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How a nation uses its power to deny a person’s freedom has always been a critical measure of authoritarian rule. Massive incarceration based on race, ethnic origin or nationality, political beliefs, class, sexual orientation, age or other inherent characteristics is a form of tyranny.
Yet few people realize that this is happening on an enormous scale here, in the United States of America. Immigrants make up the latest market for a booming private prison industry.
The U.S. locks up the highest percentage of its population in the world—730 per 100,000, nearly two and a half million people. Although it has only 5% of the population, 25% of the world’s prison population is behind bars in the U.S.
It wasn’t always like this. This huge growth in the prison population has taken place just over the past two decades, when the imprisonment rate per capita surged by 45%.
It’s not that the U.S. experienced a major crime wave. The opposite is true. Crime and especially violent crime steadily decreased over the same period. Two factors–the lock-up of mostly poor, black or Latino recreational drug users and of immigrants–now account for more than 80% of people behind bars in our country. Draconian drug prohibitionist policies and new laws that criminalize undocumented immigrants have flooded the nation’s prisons.
In other words, while actual behavior in society improved overall, the U.S. government broadened the criteria for depriving people of their most fundamental liberties. This wide net now traps more men, women and children than at any other time in history.
There’s a reason for that.
For-Profit Prisons and the Criminalization of Immigrants
In the mid-eighties, the U.S. government began to outsource jailing people. The first contract, in 1984, went to Corrections Corporation of America (CCA), still the largest for-profit prison company in the country. Private prisons moved into communities left behind by the globalized economy. Heavily subsidized by taxpayer money even before receiving public contracts, they built thousands of cells throughout the country.
Then they had to fill those cells. How do you drum up business if you’re a for-profit prison industry? By making sure there’s a steady stream of prisoners. For every human being sent behind their bars, CCA or the second giant in the industry GEO Group, make approximately $122 a day, per head. CCA reported $1.7 billion in gross revenue last year, nearly half from government contracts.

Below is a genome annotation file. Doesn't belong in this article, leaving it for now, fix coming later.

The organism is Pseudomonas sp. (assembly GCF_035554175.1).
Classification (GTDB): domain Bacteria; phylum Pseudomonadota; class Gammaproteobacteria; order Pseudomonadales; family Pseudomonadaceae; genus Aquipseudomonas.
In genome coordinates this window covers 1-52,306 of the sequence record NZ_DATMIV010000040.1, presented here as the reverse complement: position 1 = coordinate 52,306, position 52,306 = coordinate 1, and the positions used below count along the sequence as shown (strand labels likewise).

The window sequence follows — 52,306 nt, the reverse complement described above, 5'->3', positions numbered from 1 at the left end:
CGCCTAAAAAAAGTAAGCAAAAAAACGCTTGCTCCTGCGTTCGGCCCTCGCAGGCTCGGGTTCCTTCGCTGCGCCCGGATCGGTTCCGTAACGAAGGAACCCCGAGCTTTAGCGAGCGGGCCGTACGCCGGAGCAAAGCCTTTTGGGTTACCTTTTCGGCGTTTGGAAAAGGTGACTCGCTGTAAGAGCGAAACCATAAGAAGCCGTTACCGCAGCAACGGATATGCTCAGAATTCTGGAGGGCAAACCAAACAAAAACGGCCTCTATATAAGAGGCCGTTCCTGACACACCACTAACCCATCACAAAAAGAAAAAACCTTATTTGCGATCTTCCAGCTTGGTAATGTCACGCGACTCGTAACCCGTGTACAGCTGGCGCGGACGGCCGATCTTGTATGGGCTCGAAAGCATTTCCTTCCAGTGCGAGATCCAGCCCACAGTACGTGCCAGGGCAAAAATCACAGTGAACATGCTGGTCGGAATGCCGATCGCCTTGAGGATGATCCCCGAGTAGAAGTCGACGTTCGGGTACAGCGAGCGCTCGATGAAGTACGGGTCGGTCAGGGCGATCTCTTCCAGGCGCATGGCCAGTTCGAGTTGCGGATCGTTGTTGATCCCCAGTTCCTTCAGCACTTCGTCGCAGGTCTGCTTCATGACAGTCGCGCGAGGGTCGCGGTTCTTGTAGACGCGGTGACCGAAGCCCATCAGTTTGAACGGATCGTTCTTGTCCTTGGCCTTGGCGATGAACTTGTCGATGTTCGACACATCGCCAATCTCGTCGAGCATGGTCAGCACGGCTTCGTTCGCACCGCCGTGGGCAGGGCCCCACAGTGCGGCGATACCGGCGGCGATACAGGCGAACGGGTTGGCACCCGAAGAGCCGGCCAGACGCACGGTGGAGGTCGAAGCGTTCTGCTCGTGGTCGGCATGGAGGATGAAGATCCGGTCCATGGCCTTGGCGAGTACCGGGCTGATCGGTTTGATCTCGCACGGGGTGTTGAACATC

That’s a powerful incentive to lock people up. In recent years, the most effective strategy for “market expansion” in the private prison industry has been to criminalize immigrants.
Latinos, the New Prison Majority
A series of recent laws have redefined undocumented immigration from an administrative infraction to a felony led to the creation of scores of migrant detention centers, built and run by the private prison industry. Operation Streamline, a policy begun in 2005, mandates that nearly all undocumented immigrants crossing the Southern border in certain areas be prosecuted through the federal criminal justice system.
A Grassroots Leadership report on Operation Streamline shows that federal districts along the Texas-Mexico border have spent more than $1.2 billion on the criminal detention and incarceration of border-crossers since the program began in 2005, with more than 135,000 migrants criminally prosecuted in these two border districts under two sections of the federal code that make unauthorized entry and re-entry a crime. The report found a 2,722% increase in prosecutions for entry, and a 267% increase in prosecutions for re-entry, compared to corresponding data for 2002.
As a result, Latinos now make up the majority of people sent to federal prison for felony crimes, with sentencing for newly defined immigration felonies like illegal border crossing or aiding in border crossing accounting for the increase. While Latinos were 50.3% of those sentenced in 2011, they make up only 16% of the overall population. ICE now sends 400,000 immigrants a year to detention centers. Increased sentencing for non-violent immigration and drug offences has also driven the number of women in prison up by 800 percent.